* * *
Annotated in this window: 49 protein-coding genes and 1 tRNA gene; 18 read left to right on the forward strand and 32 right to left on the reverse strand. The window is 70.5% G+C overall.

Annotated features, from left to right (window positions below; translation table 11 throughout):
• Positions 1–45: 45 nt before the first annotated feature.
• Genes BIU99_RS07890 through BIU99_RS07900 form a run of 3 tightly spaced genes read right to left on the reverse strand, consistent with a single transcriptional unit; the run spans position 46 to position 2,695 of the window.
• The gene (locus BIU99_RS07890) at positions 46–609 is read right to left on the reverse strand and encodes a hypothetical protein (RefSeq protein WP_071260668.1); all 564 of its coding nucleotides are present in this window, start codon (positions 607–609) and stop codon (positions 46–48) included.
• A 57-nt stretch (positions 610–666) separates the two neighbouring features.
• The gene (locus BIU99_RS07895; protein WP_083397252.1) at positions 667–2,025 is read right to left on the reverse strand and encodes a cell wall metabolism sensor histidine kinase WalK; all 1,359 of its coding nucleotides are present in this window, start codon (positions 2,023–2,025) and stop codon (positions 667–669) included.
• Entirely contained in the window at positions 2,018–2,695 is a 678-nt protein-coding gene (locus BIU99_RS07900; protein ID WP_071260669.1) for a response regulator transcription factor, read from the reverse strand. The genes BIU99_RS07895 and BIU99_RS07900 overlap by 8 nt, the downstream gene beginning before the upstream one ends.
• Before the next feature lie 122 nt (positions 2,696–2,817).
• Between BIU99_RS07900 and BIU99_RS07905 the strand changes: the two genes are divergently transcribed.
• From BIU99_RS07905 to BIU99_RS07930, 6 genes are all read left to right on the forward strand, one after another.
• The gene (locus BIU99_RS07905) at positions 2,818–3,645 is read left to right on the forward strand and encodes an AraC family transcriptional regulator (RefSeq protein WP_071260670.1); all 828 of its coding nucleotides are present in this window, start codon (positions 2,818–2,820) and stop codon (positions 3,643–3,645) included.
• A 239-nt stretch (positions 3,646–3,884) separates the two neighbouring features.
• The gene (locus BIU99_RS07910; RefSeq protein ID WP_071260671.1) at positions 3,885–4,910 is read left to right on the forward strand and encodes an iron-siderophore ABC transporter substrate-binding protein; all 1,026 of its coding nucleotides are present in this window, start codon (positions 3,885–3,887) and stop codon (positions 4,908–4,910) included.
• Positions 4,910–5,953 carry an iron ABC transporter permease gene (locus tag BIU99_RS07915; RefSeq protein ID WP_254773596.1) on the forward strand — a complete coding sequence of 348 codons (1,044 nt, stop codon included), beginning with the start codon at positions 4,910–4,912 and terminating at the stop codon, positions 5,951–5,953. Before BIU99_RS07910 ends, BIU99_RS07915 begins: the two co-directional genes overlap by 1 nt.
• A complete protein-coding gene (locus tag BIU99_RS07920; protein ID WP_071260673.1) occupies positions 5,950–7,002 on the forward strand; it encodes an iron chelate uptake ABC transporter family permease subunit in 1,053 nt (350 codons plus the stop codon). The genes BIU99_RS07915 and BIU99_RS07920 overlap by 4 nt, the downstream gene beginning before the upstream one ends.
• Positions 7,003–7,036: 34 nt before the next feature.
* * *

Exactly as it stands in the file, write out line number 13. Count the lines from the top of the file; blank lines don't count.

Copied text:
• A 239-nt stretch (positions 3,646–3,884) separates the two neighbouring features.